Yesterday, there was a letter printed in the Guardian from one Sarah Ansell about the notion that many of those who voted for Brexit in June 2016 are now experiencing “buyer’s remorse” after Larry Elliot claimed that the strategy “required the UK to fall into recession and it has not come remotely close”. She claims that remainers refuse to accept that the EU is a neoliberal institution and that its “four freedoms” were introduced for the benefit of the “capitalist class”, not the workers. She concludes: “what we need now is to wrench away the initiative from the right and come up with an alternative workers’ sovereignty – a new Bill of Rights or written constitution, new economic priorities”. (Update: the Guardian printed a letter from someone else in response to Sarah Ansell’s letter; it’s at the bottom of the page.)
Even now there is a complete reluctance to understand the true nature of the EU. Do remainers really believe that the four freedoms to move goods, capital, services and labour were ever introduced in the interests of workers? The continual harping on about the lies of Brexiteers ignores the bigger truth that the EU is, and always will be, unreformable, neoliberal and hugely damaging to our economy. The EU treaties have allowed the capitalist class to cut public spending, privatise, and sell our assets abroad. They threw in a few sops in terms of workers’ rights that we could have won ourselves through union action, to persuade us of some nonexistent liberal aspect to the EU.
What this ignores is that the closure of British industries and cutting of public spending has been the policy of British governments and not the EU, much as with so many of the other issues that Brexiteers moan about (e.g. people being allowed to stay here indefinitely with or without a job, something other EU countries do not allow). Other EU countries have nationalised industries including those which have been in the former EEC longer than we have. In fact, some of these countries’ nationalised industries have the contracts to run some of our privatised industries, notably our railways. Many of them have protection for workers from sacking, for example, that are more extensive than ours; many of them have shorter working days than ours (France, for example) and more liberal trade union rules (governing strikes, for example) than ours. Strikes in France regularly happen in response to legislation; in this country they are limited to single-workplace disputes about pay, conditions or sackings.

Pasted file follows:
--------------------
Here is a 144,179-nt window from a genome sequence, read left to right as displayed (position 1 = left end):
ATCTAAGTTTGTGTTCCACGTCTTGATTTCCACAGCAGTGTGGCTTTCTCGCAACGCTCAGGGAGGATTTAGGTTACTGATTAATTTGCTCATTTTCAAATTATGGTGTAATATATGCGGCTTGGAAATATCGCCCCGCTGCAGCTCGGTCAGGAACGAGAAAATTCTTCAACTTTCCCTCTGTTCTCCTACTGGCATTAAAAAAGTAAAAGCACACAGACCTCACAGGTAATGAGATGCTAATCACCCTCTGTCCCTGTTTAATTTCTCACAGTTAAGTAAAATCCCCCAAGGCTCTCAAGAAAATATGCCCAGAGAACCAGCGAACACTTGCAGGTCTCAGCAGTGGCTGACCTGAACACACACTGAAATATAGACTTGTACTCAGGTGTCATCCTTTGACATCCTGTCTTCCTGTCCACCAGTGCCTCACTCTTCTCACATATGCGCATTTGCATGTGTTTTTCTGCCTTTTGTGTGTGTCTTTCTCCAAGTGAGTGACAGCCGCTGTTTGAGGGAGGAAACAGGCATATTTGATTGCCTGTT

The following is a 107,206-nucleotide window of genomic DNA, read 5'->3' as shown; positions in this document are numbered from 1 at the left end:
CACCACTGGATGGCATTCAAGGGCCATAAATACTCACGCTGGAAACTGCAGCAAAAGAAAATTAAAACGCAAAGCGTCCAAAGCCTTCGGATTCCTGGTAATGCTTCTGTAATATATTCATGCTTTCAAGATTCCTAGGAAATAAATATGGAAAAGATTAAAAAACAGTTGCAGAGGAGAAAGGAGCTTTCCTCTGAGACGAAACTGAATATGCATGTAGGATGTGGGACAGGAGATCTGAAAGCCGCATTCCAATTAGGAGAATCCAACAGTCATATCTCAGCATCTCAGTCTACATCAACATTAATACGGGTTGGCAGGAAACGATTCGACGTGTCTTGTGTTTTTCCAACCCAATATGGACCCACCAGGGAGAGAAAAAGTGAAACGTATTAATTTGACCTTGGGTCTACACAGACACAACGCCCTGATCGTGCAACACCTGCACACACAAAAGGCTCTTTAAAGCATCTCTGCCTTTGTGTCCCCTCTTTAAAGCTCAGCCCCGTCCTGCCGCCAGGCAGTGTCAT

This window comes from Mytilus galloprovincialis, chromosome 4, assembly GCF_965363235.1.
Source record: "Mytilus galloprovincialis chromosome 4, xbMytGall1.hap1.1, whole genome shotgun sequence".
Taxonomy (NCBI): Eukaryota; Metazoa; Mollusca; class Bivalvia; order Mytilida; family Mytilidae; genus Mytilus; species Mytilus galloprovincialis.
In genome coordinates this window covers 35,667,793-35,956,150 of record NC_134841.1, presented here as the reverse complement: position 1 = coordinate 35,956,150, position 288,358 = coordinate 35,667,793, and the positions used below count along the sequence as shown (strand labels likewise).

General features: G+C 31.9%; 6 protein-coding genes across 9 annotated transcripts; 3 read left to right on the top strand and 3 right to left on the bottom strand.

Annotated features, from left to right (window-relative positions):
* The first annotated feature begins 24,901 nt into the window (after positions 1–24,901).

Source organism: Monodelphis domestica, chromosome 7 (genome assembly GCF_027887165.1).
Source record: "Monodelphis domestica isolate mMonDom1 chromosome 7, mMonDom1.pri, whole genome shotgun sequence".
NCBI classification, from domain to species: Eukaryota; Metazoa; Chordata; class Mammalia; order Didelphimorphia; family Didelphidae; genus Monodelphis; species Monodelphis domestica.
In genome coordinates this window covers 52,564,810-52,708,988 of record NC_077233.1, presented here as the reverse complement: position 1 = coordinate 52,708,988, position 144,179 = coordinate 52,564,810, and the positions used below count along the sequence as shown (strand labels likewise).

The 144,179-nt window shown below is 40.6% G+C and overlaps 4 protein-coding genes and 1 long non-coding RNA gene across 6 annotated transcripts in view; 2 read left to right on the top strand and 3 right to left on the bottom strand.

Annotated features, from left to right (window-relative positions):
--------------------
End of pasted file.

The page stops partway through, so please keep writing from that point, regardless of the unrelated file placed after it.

And we did not gain any rights through “union action” any time recently. On the contrary, British voters elected a government that severely restricted strikes and bought newspapers en masse which denounced trade unions and their leaders again and again. Unions are always portrayed as holding the public to ransom for their own selfish interests rather than fighting for rights and decent wages so as to benefit everyone.
The liberal left has always been fixated on immigration and racism, threatening us with a rightwing surge of parties like Ukip, which has never materialised. We, as a sovereign nation, will be able to decide on our own immigration policies.
This is a variant on “the economy hasn’t tanked yet, has it?”. The simple answer is “we are still in the EU and the shit hasn’t hit the fan yet”. We do not know what the result will be when (if) we leave the EU, especially if without a deal or with a not very favourable one. Jobs aren’t being lost wholesale, the supermarket shelves are not empty, trucks are not queueing for miles on the approach to each port. This could all change if the UK becomes the only country in the region to be outside the free trade zone all its neighbours are part of.
What we need now is to wrench away the initiative from the right and come up with an alternative workers’ sovereignty – a new Bill of Rights or written constitution, new economic priorities. Labour and the unions have the basic policies for this already. Jeremy Corbyn understands that we can only move forward on his party’s manifesto outside the EU and the single market. A mass debate on the way forward would be hugely positive and reinvigorate the labour movement.